Posts Tagged ‘diversity issue’

Islamophobia – a current growing US diversity issue

NC Council of Churches Governing Board and Staff are proud to stand with the banner showing us as united against racism and Islamophobia

NC Council of Churches Governing Board and Staff are proud to stand with the banner showing us as united against racism and Islamophobia

As a diversity consultant, I strive to stay up to date on current trends and issues in the diversity and inclusion field. One of the tough issues growing within our country is Islamophobia. My definition of Islamophobia is, “an irrational fear or hatred of Muslim people based on unfamiliarity or stereotyping.” FYI, Webster’s Dictionary defines stereotyping as “forming a standardized mental picture that is held in common by members of a group and that represents an oversimplified opinion.” Unfortunately, many people are judging the world’s one billion Muslims based on the actions of a very small radical visible few.

I was actually starting to plan this blog over two weeks ago, before the horrific massacre at the Pulse Bar in Orlando, which makes this entry now even more timely.

Why is Islamophobia or any phobia or fear of a group of people problematic? When we cannot all respect each other and work together within our society, we cannot be as productive as a nation as we can, and at its worst, hate and violence occurs.

I am currently on the board of the North Carolina Council of Churches, which represents 17 denominations and several independent congregations. We work to build respect and understanding across denomination and religion lines to impact our state for the good of all our residents. At our quarterly board meeting on June 7, we had a guest presenter, Manzoor Cheema from MERI – the Movement to End Racism and Islamophobia.

Manzoor share several interesting (and some disturbing) information:

• Islam is not a new religion in the United States. Muslims have been present in our country since the 1830s, including Africans brought over in the slave trade (many forced to renounce their religion by their owners)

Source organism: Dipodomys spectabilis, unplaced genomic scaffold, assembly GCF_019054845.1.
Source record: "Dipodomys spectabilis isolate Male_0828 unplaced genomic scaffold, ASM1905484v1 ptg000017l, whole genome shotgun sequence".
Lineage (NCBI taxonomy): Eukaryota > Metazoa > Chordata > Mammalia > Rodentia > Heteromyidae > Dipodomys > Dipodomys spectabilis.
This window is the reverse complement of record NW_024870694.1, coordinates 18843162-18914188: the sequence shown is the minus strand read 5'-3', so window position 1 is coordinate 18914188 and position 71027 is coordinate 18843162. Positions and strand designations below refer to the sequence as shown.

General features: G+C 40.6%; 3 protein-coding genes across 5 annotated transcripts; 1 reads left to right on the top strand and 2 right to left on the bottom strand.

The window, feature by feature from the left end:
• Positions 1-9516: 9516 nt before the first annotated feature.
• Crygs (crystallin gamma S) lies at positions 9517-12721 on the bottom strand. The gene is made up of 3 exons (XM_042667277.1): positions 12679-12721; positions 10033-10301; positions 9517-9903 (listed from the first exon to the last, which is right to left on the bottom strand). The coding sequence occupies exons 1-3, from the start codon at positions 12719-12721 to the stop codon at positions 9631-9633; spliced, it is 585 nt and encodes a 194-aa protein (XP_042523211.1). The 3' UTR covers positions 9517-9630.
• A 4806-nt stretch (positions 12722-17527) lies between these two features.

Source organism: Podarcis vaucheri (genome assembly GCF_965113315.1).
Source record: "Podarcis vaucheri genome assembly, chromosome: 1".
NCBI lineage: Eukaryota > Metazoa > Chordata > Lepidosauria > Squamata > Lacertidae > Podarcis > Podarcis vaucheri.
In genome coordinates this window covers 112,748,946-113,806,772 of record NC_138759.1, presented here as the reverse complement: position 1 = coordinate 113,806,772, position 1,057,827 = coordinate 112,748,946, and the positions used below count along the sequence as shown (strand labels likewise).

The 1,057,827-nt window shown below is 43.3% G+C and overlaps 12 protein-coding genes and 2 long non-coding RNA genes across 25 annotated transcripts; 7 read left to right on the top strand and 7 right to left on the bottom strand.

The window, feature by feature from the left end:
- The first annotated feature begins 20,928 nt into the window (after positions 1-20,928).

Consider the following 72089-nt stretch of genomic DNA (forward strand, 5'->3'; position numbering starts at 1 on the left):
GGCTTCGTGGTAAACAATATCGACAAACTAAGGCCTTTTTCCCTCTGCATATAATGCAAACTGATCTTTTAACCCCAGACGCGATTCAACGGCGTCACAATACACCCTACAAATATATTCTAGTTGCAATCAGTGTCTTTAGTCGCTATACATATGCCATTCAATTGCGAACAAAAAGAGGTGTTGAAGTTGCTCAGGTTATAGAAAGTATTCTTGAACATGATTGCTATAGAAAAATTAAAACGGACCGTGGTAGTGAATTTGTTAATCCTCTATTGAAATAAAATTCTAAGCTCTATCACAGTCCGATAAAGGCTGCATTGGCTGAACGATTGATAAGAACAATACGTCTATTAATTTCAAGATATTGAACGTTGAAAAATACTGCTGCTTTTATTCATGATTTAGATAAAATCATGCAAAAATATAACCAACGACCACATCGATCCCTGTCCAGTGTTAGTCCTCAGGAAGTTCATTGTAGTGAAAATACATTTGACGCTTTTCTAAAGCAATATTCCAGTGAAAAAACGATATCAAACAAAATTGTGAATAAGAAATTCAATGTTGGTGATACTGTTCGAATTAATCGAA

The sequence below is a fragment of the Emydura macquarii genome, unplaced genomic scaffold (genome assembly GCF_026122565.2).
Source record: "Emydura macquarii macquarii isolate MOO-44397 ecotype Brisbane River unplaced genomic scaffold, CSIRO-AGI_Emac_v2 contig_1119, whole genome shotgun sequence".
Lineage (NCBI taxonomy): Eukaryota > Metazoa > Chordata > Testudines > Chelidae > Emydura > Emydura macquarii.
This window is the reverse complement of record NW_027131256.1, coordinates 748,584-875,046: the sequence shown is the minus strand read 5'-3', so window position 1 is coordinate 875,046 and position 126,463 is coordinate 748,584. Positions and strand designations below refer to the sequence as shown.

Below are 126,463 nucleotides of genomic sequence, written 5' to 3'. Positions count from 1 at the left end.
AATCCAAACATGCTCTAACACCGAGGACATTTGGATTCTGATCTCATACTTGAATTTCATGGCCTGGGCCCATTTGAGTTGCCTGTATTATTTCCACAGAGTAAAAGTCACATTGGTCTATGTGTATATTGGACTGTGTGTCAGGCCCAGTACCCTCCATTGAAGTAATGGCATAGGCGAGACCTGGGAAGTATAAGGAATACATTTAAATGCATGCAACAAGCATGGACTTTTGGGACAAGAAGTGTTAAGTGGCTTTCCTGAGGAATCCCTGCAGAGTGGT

• Given that a large number of Muslim are “people of color,” racism and islamophobia are connected and intertwined.
• Myths about Islam, like that it is inherently violent, are widely propagated based on the actions of a very small minority.
• There has been a tripling of the attack rate on mosques and Muslims since Presidential candidate Donald Trump’s anti-Muslim statements
• There are a disproportionate ratio Muslims incarcerated and expelled from school. And this statement does is not meant to imply that Muslim commit more crimes, but instead to point our the inherent bias in our justice system.
• Most Muslims do not hate women, Jews, Christians and LGBT people. For example, the MERI organization has partnered with the Jewish Voice for Peace as well as Methodist and Quaker organizations. Manzoor also mentioned addressing discrimination against LGBT people several times during his presentation.

I close with a three recommendations:Mosque photoI close with a three recommendations:

1. Visit a local mosque or attend a Muslim sponsored event.
2. Do research on Islam including viewing resources on the MERI website.
3. Connect with an actual Muslim person and ask them to tell you about their beliefs instead of listening to what other parties are saying about them.

Later this summer I hope to blog about Islam in the workplace, and the LGBT issue within Islam, but for now please do read this excellent and provocative piece reacting to the Orlando massacre by Salma Mirza, a queer-identified Muslim organizer of MERI.

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